Thursday, December 13, 2012
So many people say they don't keep diaries because their lives are "too boring" or because they don't fit in with the above statement. I disagree. Average, maybe, but not boring (yes, there's a difference). There is a glamor to the ordinary thing. It all comes in how you describe said ordinary things and that usually comes with time. It takes practice to describe life effectively and in a way that doesn't make you totally bored of the whole thing.
There is a way to make it interesting, as I said. My diary has come to look more and more like a typical teen's and reminiscent of Anne Frank's style. However, it hasn't always been that way. When I first started writing in my diary (as in, my first successful diary that has lasted to this day), I had been intrigued by the story of King Tut and of the archaeologists and uncovered it and it occurred to me that I could leave behind something of value too. Perhaps maybe my musings might not have been as valuable as some famous people's musings but it might mean something to someone.
Being as this was, I titled my first diary entry (and the ones after, including the ones I write each day) with "Dear Fill-in-the-Blank". I described myself and my life as it was then; I addressed my reader with questions I knew they couldn't answer and talked about daily life and the technology of my time period. I swore that I would never be one of those girls who wrote all of those dangerous secrets, those personal things (a promise I late broke) and I also tried to write as neatly as possible.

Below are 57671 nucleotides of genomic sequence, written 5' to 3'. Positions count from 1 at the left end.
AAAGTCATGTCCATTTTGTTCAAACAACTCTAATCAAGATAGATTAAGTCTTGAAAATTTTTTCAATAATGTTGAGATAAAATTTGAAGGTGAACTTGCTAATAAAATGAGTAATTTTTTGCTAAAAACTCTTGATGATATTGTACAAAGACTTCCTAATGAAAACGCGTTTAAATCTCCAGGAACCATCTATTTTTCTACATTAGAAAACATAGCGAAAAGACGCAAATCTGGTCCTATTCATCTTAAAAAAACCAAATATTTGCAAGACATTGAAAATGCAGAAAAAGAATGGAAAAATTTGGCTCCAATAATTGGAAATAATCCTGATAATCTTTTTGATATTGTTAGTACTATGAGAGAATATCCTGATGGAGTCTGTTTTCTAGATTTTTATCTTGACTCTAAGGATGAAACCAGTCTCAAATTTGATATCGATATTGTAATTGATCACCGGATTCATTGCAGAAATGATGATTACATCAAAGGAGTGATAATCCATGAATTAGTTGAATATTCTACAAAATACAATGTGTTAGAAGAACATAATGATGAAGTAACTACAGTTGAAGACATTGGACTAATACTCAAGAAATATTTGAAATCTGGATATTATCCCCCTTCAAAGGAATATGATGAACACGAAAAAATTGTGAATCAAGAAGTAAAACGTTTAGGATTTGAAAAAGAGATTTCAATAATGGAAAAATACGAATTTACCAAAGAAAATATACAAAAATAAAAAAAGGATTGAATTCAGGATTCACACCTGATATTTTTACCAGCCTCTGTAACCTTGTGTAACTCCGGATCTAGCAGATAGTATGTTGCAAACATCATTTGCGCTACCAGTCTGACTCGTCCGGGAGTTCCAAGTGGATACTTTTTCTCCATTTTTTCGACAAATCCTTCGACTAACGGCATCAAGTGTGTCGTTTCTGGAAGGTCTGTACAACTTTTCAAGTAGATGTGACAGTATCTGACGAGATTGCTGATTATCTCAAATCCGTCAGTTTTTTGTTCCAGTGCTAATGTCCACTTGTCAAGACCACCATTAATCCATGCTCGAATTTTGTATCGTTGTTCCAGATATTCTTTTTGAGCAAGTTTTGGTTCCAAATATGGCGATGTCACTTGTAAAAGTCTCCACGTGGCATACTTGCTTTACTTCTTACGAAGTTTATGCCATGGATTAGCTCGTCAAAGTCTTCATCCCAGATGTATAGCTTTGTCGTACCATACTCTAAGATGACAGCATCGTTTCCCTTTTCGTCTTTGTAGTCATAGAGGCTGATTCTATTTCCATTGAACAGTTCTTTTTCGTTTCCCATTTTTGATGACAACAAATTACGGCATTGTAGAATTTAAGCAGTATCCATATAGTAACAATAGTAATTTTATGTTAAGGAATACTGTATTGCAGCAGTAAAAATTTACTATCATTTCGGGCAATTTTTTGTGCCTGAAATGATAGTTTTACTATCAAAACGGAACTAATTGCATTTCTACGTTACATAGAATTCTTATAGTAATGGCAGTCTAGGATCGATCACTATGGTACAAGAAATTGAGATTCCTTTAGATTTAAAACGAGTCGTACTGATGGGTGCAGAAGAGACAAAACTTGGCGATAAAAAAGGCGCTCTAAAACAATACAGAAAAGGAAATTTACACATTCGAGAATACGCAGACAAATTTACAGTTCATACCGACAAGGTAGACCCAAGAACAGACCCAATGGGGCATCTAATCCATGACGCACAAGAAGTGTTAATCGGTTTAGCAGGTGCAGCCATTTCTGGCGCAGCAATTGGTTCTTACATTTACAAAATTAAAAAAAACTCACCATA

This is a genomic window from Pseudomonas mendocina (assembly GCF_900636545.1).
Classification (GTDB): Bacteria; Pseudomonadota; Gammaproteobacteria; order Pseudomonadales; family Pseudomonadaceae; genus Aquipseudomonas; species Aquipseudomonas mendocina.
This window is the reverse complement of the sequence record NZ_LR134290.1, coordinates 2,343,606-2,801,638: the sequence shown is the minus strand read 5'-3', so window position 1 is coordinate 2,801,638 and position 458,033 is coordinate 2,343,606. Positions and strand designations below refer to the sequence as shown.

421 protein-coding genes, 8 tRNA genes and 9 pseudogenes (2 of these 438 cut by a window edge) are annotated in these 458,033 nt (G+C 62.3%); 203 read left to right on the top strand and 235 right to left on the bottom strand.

Over the years, I've changed how I wrote in my diary. Sometimes, I would muse about life and philosophy and people. Sometimes, I would plan out a story I was planning to write. For one interesting period of time, I pretended I was a spy carrying out a mission undercover: "I annihilated the science test. [My teacher] gave me extra points for writing so neatly on the response (that I totally b.s'ed [sic] my way through). Mission accomplished." I actually took my diary seriously and poured out my heart when I was going through something really difficult in my life because I felt like I had no one else to talk to; since then, I tend to write my diary entries in the traditional way.
I think that everyone should own and write a journal, but for writers in particular, I think it's an imperative. There's a strange feeling of connecting a pen to paper when I usually type, of totally escaping in a different world and trying to collect my thoughts and reflect. Maybe if everyone took the time to reflect, the world would be a better place. Also, reading a diary entry is so much more telling than reading a scrapbook; it gives you a glimpse into your old self you would never have had before.
I am so glad that I have kept a journal over the years. It has improved my organization and it also has given me freedom to experiment. Recently, having a journal proved useful as I wrote a piece about my Virginia experience as there were details about it that I had forgotten previously. Looking back at my old voice and the way I saw things also proved to be interesting.
It's always so interesting to look back at my previous selves, though. I see the way I saw things like I never have before. What I have read has made me want to duck my head, smile and cry. It's so weird because I have known what has happened as my old self was unsure, because I have matured so much since so many entries. The journal might have been ten bucks or so but the type of record and memories that it provides is priceless.
My diary has offered me so much. I know that I will continue writing it for a long time.